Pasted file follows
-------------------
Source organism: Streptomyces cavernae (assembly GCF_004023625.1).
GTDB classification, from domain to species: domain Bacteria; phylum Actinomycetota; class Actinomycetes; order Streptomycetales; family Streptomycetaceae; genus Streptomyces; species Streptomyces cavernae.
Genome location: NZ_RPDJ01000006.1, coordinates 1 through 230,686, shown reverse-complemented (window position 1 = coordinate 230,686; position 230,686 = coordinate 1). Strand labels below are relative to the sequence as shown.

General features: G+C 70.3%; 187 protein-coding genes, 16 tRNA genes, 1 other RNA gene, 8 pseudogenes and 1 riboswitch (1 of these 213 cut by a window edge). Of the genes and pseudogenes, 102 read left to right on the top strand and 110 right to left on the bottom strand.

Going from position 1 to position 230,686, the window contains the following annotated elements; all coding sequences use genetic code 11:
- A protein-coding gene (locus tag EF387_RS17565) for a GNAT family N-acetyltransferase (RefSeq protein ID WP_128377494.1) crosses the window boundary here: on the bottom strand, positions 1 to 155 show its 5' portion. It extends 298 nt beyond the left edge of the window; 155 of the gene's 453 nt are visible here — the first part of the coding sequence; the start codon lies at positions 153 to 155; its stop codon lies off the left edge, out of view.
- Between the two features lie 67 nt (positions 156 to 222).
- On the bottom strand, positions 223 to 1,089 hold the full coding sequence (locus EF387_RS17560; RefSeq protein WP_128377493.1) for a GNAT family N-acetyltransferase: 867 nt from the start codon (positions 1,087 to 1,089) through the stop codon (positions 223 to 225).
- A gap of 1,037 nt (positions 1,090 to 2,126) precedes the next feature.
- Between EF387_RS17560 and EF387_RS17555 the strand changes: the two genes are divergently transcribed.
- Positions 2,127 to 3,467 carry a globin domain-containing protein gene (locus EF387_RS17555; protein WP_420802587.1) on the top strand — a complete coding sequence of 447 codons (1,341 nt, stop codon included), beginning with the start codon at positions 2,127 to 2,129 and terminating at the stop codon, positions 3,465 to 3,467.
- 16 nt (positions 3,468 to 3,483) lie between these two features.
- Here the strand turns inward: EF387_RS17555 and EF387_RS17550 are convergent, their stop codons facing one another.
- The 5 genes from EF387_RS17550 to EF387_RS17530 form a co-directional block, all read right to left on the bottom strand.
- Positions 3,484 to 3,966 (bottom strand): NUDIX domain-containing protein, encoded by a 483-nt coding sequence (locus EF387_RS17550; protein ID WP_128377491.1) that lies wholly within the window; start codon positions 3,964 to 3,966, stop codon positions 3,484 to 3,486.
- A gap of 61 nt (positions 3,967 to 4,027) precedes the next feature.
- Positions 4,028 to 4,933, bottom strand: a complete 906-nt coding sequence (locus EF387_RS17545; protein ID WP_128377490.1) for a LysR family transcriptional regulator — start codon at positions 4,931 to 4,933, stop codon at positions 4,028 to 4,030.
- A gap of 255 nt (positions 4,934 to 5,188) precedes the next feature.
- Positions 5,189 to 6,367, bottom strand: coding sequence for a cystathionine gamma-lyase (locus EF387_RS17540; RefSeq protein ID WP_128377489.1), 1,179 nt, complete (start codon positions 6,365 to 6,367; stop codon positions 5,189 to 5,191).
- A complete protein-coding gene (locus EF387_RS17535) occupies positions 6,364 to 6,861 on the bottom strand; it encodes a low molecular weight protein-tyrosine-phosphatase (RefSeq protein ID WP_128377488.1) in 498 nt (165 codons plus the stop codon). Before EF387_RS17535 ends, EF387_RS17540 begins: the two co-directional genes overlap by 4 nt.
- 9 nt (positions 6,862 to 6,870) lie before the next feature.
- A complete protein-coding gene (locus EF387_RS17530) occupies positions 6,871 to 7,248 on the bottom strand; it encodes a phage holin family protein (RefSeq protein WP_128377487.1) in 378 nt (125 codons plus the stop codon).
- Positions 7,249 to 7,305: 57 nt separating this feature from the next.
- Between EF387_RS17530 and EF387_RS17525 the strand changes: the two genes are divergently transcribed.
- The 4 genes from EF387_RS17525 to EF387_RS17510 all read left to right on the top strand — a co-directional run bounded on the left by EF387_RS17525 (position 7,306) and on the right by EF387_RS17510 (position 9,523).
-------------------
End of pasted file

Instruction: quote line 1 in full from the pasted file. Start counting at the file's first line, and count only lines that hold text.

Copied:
Source organism: Streptomyces cavernae (assembly GCF_004023625.1).